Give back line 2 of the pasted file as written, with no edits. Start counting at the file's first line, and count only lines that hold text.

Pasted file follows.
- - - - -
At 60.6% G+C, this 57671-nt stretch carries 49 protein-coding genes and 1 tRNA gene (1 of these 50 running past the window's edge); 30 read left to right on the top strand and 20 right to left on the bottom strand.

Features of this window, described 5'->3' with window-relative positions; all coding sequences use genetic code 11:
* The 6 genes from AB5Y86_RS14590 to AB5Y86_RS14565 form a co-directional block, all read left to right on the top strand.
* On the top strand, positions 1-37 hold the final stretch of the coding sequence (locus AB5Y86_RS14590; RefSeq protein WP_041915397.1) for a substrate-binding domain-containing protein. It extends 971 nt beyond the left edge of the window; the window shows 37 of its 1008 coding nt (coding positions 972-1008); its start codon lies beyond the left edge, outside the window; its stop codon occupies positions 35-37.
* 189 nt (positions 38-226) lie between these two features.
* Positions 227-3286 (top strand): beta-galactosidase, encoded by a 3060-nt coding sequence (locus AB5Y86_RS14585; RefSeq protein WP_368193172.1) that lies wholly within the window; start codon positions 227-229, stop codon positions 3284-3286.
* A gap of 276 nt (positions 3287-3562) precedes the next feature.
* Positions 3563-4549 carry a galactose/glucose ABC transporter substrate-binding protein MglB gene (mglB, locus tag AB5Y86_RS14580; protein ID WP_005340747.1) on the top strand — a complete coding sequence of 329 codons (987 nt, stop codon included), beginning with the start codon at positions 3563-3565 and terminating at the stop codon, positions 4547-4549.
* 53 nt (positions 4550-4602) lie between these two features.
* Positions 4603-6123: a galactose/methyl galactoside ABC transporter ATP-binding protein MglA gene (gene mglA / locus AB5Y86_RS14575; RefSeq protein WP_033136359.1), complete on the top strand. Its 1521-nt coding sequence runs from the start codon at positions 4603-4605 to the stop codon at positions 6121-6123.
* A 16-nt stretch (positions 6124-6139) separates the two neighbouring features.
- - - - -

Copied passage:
Features of this window, described 5'->3' with window-relative positions; all coding sequences use genetic code 11: